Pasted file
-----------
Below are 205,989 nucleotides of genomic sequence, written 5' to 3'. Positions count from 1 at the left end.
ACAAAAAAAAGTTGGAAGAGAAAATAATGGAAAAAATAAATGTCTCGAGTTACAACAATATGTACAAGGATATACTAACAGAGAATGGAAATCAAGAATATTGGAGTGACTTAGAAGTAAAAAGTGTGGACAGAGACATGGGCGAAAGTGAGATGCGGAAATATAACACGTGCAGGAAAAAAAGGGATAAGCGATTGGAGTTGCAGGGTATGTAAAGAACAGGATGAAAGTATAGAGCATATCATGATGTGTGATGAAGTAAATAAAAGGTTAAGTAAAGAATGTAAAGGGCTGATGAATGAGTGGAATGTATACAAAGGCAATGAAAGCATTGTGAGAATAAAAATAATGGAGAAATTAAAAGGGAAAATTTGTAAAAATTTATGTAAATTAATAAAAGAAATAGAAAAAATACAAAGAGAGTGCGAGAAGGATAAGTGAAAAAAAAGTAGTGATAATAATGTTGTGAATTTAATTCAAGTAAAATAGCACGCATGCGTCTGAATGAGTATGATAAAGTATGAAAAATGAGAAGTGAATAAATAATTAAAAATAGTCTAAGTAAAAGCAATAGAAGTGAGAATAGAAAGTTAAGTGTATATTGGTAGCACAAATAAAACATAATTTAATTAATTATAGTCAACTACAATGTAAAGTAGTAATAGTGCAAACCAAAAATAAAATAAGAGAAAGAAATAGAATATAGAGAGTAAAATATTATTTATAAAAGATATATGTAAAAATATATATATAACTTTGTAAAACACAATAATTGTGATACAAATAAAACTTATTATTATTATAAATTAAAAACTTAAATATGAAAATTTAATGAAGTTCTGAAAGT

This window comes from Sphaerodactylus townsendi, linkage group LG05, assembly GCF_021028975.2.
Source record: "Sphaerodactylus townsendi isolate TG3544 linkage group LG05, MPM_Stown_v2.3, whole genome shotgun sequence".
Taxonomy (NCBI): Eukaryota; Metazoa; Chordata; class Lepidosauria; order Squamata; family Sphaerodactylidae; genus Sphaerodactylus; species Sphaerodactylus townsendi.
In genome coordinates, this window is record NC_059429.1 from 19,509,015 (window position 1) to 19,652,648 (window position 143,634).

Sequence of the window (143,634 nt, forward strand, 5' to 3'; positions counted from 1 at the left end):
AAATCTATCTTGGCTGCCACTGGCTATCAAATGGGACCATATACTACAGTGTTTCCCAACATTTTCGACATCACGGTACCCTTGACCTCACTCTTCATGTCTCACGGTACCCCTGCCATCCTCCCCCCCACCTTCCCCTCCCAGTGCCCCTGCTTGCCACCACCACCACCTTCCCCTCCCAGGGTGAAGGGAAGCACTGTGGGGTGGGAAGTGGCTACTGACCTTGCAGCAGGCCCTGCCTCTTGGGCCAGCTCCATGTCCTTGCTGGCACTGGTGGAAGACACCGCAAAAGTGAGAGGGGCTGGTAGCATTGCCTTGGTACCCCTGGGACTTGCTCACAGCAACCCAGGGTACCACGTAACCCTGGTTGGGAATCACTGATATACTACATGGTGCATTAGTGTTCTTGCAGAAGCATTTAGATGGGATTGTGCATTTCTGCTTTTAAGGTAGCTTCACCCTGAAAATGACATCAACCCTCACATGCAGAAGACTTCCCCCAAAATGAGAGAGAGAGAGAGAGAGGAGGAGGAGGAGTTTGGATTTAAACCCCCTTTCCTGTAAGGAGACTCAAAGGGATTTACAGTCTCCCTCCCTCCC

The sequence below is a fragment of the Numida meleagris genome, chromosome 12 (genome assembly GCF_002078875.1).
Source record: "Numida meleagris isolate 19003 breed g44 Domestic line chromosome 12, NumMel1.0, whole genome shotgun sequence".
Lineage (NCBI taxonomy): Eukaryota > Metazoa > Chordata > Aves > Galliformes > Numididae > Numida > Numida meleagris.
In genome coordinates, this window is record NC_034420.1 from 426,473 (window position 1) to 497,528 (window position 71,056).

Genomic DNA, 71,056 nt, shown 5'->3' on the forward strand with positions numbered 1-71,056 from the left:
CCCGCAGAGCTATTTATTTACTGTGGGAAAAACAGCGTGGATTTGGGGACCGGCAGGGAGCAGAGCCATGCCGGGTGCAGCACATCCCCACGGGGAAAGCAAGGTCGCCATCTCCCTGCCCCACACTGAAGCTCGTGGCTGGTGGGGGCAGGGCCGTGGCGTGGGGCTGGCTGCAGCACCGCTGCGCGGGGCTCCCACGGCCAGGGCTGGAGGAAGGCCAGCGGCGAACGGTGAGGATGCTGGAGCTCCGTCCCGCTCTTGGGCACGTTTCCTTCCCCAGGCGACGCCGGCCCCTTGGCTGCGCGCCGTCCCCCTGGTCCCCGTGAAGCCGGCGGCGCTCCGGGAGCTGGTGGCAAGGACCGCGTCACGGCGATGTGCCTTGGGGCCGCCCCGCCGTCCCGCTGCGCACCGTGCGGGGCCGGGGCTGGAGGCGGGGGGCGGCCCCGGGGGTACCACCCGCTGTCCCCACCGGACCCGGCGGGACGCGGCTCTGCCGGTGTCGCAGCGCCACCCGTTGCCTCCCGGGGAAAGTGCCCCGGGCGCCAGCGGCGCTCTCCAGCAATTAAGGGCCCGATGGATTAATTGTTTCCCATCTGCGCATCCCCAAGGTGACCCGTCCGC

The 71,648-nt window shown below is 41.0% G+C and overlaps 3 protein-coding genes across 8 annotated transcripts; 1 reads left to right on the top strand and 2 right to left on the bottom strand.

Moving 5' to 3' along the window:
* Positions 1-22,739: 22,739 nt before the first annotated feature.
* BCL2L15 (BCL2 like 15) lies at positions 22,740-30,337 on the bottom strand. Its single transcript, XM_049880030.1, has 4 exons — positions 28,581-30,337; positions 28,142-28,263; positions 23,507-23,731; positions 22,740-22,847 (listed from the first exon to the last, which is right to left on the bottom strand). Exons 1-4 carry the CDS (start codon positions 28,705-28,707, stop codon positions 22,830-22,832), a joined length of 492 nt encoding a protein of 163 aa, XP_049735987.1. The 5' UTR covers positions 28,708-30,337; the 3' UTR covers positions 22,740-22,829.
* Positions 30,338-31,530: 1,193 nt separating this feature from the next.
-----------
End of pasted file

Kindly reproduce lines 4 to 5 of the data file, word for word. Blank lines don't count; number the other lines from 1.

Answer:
Source record: "Sphaerodactylus townsendi isolate TG3544 linkage group LG05, MPM_Stown_v2.3, whole genome shotgun sequence".
Taxonomy (NCBI): Eukaryota; Metazoa; Chordata; class Lepidosauria; order Squamata; family Sphaerodactylidae; genus Sphaerodactylus; species Sphaerodactylus townsendi.